- The contractor sends the completed AOB to the insurance company where an adjuster reviews, asks questions, and resolves any discrepancies.
- The contractor’s name (or that of an agreed-upon party) is listed to go on the settlement check.
After work is complete and signed off, the insurer will issue the check and the claim will be considered settled.
Example of an assignment of benefits
If you’re dealing with insurance, how would an AOB factor in? Let’s take an example. “Say you have a water leak in the house,” says Angel Conlin, chief insurance officer at Kin Insurance. “You call a home restoration company to stop the water flow, clean up the mess, and restore your home to its former glory. The restoration company may ask for an assignment of benefits so it can deal directly with the insurance company without your input.”
In this case, by eliminating the homeowner, whose interests are already represented by an experienced insurance adjustor, the AOB reduces redundancy, saves time and money, and allows the restoration process to proceed with much greater efficiency.
When would you need to use an assignment of benefits?
An AOB can simplify complicated and costly insurance transactions and allow you to turn these transactions over to trusted experts, thereby avoiding time-consuming negotiations.
An AOB also frees you from paying the entire bill upfront and seeking reimbursement from your insurance company after work has been completed or services rendered. Since you are not required to sign an assignment of benefits, failure to sign will result in you paying the entire medical bill and filing for reimbursement. The three most common uses of AOBs are with health insurance, car insurance, and homeowners insurance.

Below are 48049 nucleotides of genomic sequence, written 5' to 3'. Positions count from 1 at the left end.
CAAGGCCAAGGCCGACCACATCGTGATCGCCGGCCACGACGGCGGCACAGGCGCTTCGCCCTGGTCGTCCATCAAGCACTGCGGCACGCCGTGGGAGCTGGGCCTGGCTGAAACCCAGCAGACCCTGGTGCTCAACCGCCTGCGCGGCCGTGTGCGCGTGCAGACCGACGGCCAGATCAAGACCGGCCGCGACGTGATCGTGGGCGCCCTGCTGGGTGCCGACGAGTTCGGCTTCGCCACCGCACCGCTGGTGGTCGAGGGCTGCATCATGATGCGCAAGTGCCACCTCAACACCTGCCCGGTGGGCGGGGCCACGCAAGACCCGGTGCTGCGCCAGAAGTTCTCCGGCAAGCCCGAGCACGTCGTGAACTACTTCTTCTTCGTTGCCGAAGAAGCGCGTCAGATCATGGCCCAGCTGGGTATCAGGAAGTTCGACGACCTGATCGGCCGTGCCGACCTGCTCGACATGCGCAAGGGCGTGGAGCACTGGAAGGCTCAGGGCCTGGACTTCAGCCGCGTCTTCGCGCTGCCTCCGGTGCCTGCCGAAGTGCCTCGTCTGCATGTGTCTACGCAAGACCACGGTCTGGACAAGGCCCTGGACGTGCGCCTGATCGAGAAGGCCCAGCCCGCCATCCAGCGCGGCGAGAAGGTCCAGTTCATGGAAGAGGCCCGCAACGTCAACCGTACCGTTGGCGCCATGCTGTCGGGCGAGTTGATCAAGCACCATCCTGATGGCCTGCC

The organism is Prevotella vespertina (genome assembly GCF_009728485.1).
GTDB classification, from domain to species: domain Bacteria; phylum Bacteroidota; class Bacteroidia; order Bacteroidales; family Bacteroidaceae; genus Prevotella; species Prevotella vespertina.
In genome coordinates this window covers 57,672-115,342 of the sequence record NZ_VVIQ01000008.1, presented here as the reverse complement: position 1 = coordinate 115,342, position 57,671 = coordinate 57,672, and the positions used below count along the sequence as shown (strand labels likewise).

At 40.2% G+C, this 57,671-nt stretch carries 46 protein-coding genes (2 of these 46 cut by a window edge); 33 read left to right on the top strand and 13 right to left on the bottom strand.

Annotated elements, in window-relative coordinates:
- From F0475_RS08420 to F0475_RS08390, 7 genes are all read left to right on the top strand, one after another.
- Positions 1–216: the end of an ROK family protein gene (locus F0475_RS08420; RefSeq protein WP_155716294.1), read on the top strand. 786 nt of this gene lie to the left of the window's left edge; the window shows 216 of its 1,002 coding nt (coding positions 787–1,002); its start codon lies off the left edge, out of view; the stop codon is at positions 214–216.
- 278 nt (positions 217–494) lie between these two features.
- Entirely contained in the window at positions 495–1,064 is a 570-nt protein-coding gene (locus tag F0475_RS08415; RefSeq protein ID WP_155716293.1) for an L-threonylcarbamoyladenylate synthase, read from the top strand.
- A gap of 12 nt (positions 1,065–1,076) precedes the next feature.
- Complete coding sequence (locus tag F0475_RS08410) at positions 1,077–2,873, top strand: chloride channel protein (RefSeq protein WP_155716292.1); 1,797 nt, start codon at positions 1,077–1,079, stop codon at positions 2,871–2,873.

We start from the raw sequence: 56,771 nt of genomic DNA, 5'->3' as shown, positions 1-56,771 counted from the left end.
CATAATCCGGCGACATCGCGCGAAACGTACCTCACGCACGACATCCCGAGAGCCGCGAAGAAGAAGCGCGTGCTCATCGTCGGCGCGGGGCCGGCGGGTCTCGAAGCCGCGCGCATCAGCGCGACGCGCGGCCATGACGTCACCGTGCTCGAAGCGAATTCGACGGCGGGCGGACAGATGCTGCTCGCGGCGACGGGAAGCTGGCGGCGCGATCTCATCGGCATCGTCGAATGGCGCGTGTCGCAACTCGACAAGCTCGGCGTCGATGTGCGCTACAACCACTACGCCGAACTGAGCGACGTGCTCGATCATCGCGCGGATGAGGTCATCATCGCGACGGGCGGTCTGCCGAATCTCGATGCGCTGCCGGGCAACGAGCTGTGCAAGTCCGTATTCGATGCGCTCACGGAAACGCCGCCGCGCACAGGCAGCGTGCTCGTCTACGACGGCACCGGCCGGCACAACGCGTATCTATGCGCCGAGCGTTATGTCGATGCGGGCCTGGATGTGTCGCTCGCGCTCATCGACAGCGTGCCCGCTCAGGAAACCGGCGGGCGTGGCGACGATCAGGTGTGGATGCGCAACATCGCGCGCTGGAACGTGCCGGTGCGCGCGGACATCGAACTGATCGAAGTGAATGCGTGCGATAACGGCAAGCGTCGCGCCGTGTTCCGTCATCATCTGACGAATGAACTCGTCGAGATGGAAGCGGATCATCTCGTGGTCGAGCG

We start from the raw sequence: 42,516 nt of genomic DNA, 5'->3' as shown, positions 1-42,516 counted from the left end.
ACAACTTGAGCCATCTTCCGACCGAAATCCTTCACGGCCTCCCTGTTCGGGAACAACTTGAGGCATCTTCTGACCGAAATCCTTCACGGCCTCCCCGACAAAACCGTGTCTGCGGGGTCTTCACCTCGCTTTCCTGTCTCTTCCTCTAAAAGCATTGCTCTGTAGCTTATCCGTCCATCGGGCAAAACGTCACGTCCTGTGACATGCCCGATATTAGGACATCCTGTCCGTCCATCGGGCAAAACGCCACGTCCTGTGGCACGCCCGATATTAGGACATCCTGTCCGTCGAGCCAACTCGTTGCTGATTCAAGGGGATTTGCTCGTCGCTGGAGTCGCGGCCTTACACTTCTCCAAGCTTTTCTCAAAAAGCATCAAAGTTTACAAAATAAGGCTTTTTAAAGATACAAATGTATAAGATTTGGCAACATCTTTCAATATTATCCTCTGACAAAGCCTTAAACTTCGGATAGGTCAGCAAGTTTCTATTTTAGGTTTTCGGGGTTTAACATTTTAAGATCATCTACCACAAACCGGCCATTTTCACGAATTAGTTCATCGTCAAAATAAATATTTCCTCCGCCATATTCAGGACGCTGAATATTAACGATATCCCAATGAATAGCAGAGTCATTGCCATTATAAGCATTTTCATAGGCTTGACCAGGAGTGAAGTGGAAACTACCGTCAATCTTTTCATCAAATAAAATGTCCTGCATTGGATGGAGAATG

Assignment of benefits for health insurance
As discussed, AOBs in health insurance are commonplace. If you have health insurance, you’ve probably signed AOBs for years. Each provider (doctor) or practice requires a separate AOB. From your point of view, the big advantages of an AOB are that you receive medical care, your doctor and insurance company work out the details and, in the event of a disagreement, those two entities deal with each other.
Assignment of benefits for car owners
If your car is damaged in an accident and needs extensive repair, the benefits of an AOB can quickly add up. Not only will you have your automobile repaired with minimal upfront costs to you, inconvenience will be almost nonexistent. You drop your car off (or have it towed), wait to be called, told the repair is finished, and pick it up. Similar to a health care AOB, disagreements are worked out between the provider and insurer. You are usually not involved.
Assignment of benefits for homeowners
When your home or belongings are damaged or destroyed, your primary concern is to “return to normal.” You want to do this with the least amount of hassle. An AOB allows you to transfer your rights to a third party, usually a contractor, freeing you to deal with the crisis at hand.
When you sign an AOB, your contractor can begin immediately working on damage repair, shoring up against additional deterioration, and coordinating with various subcontractors without waiting for clearance or communication with you.
The fraud factor